Then two of the women knelt down in unison and cried out in high-pitched unison, “Come here, Princeton!”
Our pup was rather overwhelmed, as were we. Then vet emerged and hugged me. “You’re braver than I am, taking on a puppy,” she said with a smile.
A woman with a sick Cocker Spaniel interrupted. “Excuse me, may I have the sign-in sheet?!” In all the excitement, I had forgotten to finish signing in and was still holding it. I quickly finished signing in and handed it to her.
It’s like Princeton is famous. When we’re out walking, strangers stop their cars to meet him and photographers beg to take pictures of him. Strangers even come to our house asking to see him -- so much so that I can’t even sleep sometimes. Recently day Princeton and I had finally settled down for an afternoon nap when the carpenter again arrived with another set of grandchildren eager to play with Princeton! It’s like we’re living with a superstar. The magic is definitely back.
Wednesday, August 6, 2008
My 3-month-old merle Great Dane puppy's eyes look like they're different colors sometimes, but it's hard to tell for sure. One side of his face is white and the other is merle grey, so it may be an optical illusion. I try to get a good look into his eyes on this video.
Mismatched eyes are a fault under the U.S. Great Dane Breed Standard, which states: “In harlequins… eyes of different colors … are permitted but not desirable.”
However, lots of people who meet Princeton seem happy and excited at the thought that his eyes may be different colors.
I’ve heard that a dog’s eye color is not set until it is four months old, so Princeton’s eyes are still changing. Hey, we think he looks handsome, no matter what!
Saturday, August 2, 2008
Well, I'm learning compassion these days from a new teacher -- a Great Dane puppy! Princeton is testing my compassion A LOT by biting me when he wants to play. He just wants to play and is too young to know better, but it hurts! Dog trainers say the best response is to remain calm and withdraw briefly or offer another toy. Easier said than done when it goes on and on and on.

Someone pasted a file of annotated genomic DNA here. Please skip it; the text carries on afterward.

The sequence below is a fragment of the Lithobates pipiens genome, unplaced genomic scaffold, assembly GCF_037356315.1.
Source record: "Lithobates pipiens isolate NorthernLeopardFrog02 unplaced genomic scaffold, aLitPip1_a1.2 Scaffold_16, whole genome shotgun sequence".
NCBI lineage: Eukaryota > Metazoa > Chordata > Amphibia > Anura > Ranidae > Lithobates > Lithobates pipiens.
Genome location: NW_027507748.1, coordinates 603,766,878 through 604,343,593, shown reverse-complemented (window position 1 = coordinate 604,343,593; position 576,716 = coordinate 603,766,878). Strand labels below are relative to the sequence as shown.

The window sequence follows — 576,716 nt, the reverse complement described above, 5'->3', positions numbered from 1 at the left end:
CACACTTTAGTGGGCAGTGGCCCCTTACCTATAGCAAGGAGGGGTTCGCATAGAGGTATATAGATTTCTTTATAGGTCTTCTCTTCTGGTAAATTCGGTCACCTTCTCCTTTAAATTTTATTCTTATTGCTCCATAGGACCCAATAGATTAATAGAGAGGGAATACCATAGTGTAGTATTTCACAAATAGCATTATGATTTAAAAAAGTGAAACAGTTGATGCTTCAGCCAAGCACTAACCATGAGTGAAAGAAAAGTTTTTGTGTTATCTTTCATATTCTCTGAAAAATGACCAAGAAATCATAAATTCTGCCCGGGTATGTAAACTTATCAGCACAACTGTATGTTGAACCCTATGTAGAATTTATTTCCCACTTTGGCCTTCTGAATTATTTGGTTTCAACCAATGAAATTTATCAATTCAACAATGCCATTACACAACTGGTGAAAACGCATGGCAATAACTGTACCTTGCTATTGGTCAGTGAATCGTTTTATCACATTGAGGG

When I told one of my spiritual friends about this, he replied, “Pet animals are great teachers. Maybe that's why we don't have any !!”
I love the Dog Buddha from WonderfullyWacky.com. My own puppy-teacher can’t maintain this peaceful expression for long.
Wednesday, July 30, 2008
Here's how Princeton likes to put his ears when it's hot. He does this all on his own! Maybe he feels a connection to his show-dog brothers with cropped ears.
Great Danes have natural floppy ears, but traditionally they have been cropped to make them stand up. Today many consider ear cropping to be cruel, and the American Kennel Club no longer requires cropped ears. Princeton’s breeder says that ear cropping requires weekly or bi-weekly re-wraps up to a year of age.
We plan to leave Princeton's ears natural. Then he can flip them and flop them whenever he likes.
Tuesday, July 29, 2008
My Great Dane puppy gets wild and “sharkey” in this video as he attacks the sprinkler -- and wins! He has a thing about lawn implements. He’s graduated from battling the trowel to ambushing the sprinkler.
Click here to see him lunging and barking at the trowel and other videos.
Monday, July 28, 2008
We’re struggling with how to manage our Great Dane puppy in the house. We tried to puppy-proof before Princeton arrived, but we had a lack of imagination. He gets into EVERYTHING whenever he is awake. For example:
We’ve had to fold our floor-length curtains over the curtain rod -- after he ripped a chunk out of them. This tactic includes the shower curtains.
Shoes must ALWAYS be kept up high or in a closet.
The same goes for throw pillows from the couch. These are a favorite target.
All books, coasters, etc. had to be removed from the coffee table. In fact, we had to move the coffee table because the puppy was chewing on that, too.
NEVER allow a table cloth to hang off the table, or a sheet to hang off the bed.
NEVER hang laundry on the clothes line, unless you want to wash it again.
NEVER leave the TV remote control on a chair or table, or you’ll end up chasing the dog instead of changing the channels.
Charge your cell phone at your own risk. Best to do it behind closed doors.
Putting a roll of toilet paper in the usual place is asking for trouble. Safer to put it way, way up high on a towel rack.
Electric cords? I was worried about that, but that’s one item that doesn’t interest our puppy, thank goodness.
Even the carpet isn’t safe! But what can we do?! I put a cookie sheet over the places where he has gnawed holes in the carpet. But mostly we say “no” and put him into a carpet-free zone until he settles down.
He’s getting taller every day, which gives him access to more places! Fortunately, as he grows, he’s also getting too big to get under the bed, under the gate, or into other small spaces where we will soon be able to hide our shoes, books, remote controls, cell phones, and other puppy magnets.